Llovet JM, Burroughs A, Bruix J. Hepatocellular carcinoma. Lancet 2004; 362: 1907–17CrossRefGoogle Scholar
  5. 5.
    Befeler AS, Di Bisceglie AM. Hepatocellular carcinoma: diagnosis and treatment. Gastroenterology 2002; 122: 1609–19PubMedCrossRefGoogle Scholar
  6. 6.
    El-Serag HB. Hepatocellular carcinoma: recent trends in the United States. Gastroenterology 2004; 127 (5 Suppl. 1): S27–34PubMedCrossRefGoogle Scholar
  7. 7.
    Tanaka Y, Hanada K, Mizokami M, et al. A comparison of the molecular clock of hepatitis C virus in the United States and Japan predicts that hepatocellular carcinoma incidence in the United States will increase over the next two decades. Proc Natl Acad Sci U S A 2002; 99: 15584–9PubMedCrossRefGoogle Scholar
  8. 8.
    Fong Y, Kemeny N, Lawrence T. Cancer of the liver and biliary tree. In: DeVita VT, Hellman S, Rosenberg SA, editors. Cancer: principles and practice of oncology. 6th ed. Philadelphia (PA): Lippincott Williams & Wilkins, 2001Google Scholar
  9. 9.
    Rustgi VK. Epidemiology of hepatocellular carcinoma. Gastroenterol Clin North Am 1987; 16: 545–51PubMedGoogle Scholar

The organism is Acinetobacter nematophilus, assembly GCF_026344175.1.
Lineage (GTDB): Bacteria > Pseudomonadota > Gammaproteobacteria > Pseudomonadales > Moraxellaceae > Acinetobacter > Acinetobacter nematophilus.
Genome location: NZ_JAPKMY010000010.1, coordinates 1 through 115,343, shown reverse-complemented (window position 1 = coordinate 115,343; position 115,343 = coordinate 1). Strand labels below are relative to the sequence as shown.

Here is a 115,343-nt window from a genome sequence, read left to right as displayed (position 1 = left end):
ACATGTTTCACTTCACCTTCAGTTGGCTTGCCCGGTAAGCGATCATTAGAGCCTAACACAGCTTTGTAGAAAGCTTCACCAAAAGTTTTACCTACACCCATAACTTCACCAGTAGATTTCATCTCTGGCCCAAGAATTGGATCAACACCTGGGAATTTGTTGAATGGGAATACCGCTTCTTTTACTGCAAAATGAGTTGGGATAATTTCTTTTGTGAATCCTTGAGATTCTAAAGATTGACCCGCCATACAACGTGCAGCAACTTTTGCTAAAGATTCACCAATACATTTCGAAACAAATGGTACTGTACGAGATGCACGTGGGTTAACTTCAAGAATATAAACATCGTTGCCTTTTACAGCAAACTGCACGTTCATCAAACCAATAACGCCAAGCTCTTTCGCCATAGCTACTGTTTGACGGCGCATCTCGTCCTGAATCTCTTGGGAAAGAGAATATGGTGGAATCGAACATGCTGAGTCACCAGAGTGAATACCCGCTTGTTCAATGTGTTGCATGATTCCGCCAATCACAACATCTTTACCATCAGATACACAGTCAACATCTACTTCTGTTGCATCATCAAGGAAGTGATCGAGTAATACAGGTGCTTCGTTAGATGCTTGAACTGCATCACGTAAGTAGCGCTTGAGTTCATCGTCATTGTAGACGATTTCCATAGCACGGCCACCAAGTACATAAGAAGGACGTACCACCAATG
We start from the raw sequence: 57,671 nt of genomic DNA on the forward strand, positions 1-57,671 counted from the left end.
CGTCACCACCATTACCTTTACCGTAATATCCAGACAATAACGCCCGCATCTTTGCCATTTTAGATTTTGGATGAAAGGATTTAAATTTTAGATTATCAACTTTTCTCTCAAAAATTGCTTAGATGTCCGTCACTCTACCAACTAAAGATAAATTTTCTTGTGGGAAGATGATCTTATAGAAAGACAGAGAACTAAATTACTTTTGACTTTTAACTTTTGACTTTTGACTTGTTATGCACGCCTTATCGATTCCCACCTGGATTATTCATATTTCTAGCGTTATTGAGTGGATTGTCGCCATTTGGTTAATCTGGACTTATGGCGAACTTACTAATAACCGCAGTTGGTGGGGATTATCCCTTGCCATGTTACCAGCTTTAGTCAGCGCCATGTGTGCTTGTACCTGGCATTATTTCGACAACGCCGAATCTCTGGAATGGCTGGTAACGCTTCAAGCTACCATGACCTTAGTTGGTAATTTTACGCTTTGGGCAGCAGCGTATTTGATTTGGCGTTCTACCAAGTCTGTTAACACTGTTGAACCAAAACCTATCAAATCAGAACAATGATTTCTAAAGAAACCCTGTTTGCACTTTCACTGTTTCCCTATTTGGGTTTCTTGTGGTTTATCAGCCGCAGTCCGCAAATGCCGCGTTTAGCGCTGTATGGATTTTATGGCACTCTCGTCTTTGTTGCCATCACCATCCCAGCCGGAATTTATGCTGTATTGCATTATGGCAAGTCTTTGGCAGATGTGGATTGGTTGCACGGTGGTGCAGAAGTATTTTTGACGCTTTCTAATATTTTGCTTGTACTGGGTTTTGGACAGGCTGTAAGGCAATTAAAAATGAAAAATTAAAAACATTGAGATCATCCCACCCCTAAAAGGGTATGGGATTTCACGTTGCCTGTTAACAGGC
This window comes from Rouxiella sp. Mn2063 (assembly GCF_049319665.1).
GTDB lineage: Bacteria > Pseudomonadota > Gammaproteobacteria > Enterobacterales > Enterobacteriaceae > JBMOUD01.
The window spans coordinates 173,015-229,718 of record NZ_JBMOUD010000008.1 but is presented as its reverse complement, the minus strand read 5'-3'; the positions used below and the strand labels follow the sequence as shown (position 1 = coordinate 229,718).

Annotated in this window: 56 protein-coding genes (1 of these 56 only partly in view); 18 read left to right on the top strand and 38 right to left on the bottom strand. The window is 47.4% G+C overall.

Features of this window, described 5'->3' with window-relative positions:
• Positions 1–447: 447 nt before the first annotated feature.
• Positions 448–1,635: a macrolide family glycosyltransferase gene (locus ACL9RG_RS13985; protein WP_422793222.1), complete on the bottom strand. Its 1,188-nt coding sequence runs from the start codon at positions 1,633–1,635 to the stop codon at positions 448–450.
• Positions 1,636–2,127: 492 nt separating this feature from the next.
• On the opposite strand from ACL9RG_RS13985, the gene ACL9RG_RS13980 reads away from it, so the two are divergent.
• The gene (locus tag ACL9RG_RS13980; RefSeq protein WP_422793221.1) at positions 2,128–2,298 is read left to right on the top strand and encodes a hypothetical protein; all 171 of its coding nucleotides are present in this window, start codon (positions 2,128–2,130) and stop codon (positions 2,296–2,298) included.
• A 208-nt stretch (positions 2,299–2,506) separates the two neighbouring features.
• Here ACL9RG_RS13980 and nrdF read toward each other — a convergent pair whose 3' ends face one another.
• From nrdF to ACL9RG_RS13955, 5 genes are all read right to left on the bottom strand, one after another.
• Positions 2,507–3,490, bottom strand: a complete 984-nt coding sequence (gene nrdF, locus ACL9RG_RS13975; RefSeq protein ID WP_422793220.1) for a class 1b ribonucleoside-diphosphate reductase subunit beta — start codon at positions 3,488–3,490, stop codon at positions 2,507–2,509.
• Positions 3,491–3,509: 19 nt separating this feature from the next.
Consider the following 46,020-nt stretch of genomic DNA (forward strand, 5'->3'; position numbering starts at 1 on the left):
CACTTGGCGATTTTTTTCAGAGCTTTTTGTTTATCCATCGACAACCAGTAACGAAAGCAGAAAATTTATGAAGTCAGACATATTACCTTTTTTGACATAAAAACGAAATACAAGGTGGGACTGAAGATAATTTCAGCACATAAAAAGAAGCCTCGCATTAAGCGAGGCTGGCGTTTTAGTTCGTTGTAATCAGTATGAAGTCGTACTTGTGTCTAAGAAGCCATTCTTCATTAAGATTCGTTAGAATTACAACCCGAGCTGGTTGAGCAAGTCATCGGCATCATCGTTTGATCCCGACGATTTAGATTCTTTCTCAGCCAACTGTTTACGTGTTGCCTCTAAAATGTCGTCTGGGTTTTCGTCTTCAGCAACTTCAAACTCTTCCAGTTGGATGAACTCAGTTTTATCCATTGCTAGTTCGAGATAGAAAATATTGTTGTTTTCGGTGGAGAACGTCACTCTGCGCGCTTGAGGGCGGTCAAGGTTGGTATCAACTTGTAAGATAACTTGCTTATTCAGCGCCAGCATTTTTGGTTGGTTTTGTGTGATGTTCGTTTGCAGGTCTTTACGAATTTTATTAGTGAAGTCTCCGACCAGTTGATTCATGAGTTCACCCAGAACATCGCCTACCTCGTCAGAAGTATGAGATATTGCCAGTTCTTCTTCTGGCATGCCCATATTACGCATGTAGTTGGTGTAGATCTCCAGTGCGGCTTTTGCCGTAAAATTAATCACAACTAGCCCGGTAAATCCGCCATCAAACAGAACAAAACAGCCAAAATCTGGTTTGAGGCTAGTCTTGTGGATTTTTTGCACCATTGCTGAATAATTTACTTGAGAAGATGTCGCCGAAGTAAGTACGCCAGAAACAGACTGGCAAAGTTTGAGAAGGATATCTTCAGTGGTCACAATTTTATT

10. 10.
    Wands JR. Prevention of hepatocellular carcinoma. N Engl J Med 2004; 351: 1567–70PubMedCrossRefGoogle Scholar
  11. 11.
    Di Bisceglie AM. Hepatitis C and hepatocellular carcinoma. Semin Liver Dis 1995; 15: 64–9PubMedCrossRefGoogle Scholar
  12. 12.
    Hasan F, Jeffers LJ, De Medina M, et al. Hepatitis C-associated hepatocellular carcinoma. Hepatology 1990; 12: 589–91PubMedCrossRefGoogle Scholar
  13. 13.
    El-Serag HB, Mason AC. Rising incidence of hepatocellular carcinoma in the United States. N Engl J Med 1999; 340: 745–50PubMedCrossRefGoogle Scholar
  14. 14.
    Murakami T, Kim T, Oi H, et al. Detectability of hypervascular hepatocellular carcinoma by arterial phase images of MR and spiral CT. Acta Radiol 1995; 36: 372–6PubMedGoogle Scholar
  15. 15.
    Levy I, Greig PD, Gallinger S, et al. Resection of hepatocellular carcinoma without preoperative tumor biopsy. Ann Surg 2001; 34: 206–9CrossRefGoogle Scholar
  16. 16.
    Bosch FX, Ribes J, Diaz M, et al. Primary liver cancer: worldwide incidence and trends. Gastroenterology 2004; 127: S5–S16PubMedCrossRefGoogle Scholar
  17. 17.
    Di Bisceglie AM. Issues in screening and surveillance for hepatocellular carcinoma. Gastroenterology 2004; 127: S104–7PubMedCrossRefGoogle Scholar
  18. 18.
    Collier J, Sherman M. Screening for hepatocellular carcinoma. Hepatology 1998; 27: 273–8PubMedCrossRefGoogle Scholar
  19. 19.
    Collier J, Sherman M. Elevated alphafetoprotein in benign liver diseases. Viral Hepatitis Rev 1998; 4: 31–41Google Scholar
  20. 20.
    Daniele B, Bencivenga A, Megna AS, et al. α-Fetoprotein and ultrasonography screening for hepatocellular carcinoma. Gastroenterology 2004; 127: S108–12PubMedCrossRefGoogle Scholar
  21. 21.
    Chan D, Sell S. Tumor markers. In: Burtis CA, Ashwood A, Tietz NW, editors. Tietz textbook of clinical chemistry. 3rd ed. Philadelphia (PA): WB Saunders, 1999: 722–49Google Scholar